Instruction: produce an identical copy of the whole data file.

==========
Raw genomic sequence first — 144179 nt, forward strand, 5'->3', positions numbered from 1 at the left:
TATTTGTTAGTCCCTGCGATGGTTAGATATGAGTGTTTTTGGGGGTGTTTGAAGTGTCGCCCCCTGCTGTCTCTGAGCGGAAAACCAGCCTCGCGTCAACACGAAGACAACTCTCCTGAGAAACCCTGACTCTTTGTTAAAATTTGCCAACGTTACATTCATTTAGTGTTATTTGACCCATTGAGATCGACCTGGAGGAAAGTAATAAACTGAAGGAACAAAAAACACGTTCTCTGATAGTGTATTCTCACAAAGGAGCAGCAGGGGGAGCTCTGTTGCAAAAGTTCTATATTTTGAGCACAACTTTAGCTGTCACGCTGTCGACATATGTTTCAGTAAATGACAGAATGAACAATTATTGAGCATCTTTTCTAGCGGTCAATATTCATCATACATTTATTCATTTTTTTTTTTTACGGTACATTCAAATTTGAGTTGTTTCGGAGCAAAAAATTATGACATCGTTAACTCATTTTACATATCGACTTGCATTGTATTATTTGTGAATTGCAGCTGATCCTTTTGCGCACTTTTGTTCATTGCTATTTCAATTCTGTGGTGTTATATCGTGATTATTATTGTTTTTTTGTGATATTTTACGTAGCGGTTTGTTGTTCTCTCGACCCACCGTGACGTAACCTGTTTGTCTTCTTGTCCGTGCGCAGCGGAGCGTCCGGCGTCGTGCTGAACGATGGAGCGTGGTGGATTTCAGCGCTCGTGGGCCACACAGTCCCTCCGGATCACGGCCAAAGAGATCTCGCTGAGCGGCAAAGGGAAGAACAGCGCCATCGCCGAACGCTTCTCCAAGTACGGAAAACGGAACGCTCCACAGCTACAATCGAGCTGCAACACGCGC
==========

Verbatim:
Raw genomic sequence first — 144179 nt, forward strand, 5'->3', positions numbered from 1 at the left:
TATTTGTTAGTCCCTGCGATGGTTAGATATGAGTGTTTTTGGGGGTGTTTGAAGTGTCGCCCCCTGCTGTCTCTGAGCGGAAAACCAGCCTCGCGTCAACACGAAGACAACTCTCCTGAGAAACCCTGACTCTTTGTTAAAATTTGCCAACGTTACATTCATTTAGTGTTATTTGACCCATTGAGATCGACCTGGAGGAAAGTAATAAACTGAAGGAACAAAAAACACGTTCTCTGATAGTGTATTCTCACAAAGGAGCAGCAGGGGGAGCTCTGTTGCAAAAGTTCTATATTTTGAGCACAACTTTAGCTGTCACGCTGTCGACATATGTTTCAGTAAATGACAGAATGAACAATTATTGAGCATCTTTTCTAGCGGTCAATATTCATCATACATTTATTCATTTTTTTTTTTTACGGTACATTCAAATTTGAGTTGTTTCGGAGCAAAAAATTATGACATCGTTAACTCATTTTACATATCGACTTGCATTGTATTATTTGTGAATTGCAGCTGATCCTTTTGCGCACTTTTGTTCATTGCTATTTCAATTCTGTGGTGTTATATCGTGATTATTATTGTTTTTTTGTGATATTTTACGTAGCGGTTTGTTGTTCTCTCGACCCACCGTGACGTAACCTGTTTGTCTTCTTGTCCGTGCGCAGCGGAGCGTCCGGCGTCGTGCTGAACGATGGAGCGTGGTGGATTTCAGCGCTCGTGGGCCACACAGTCCCTCCGGATCACGGCCAAAGAGATCTCGCTGAGCGGCAAAGGGAAGAACAGCGCCATCGCCGAACGCTTCTCCAAGTACGGAAAACGGAACGCTCCACAGCTACAATCGAGCTGCAACACGCGC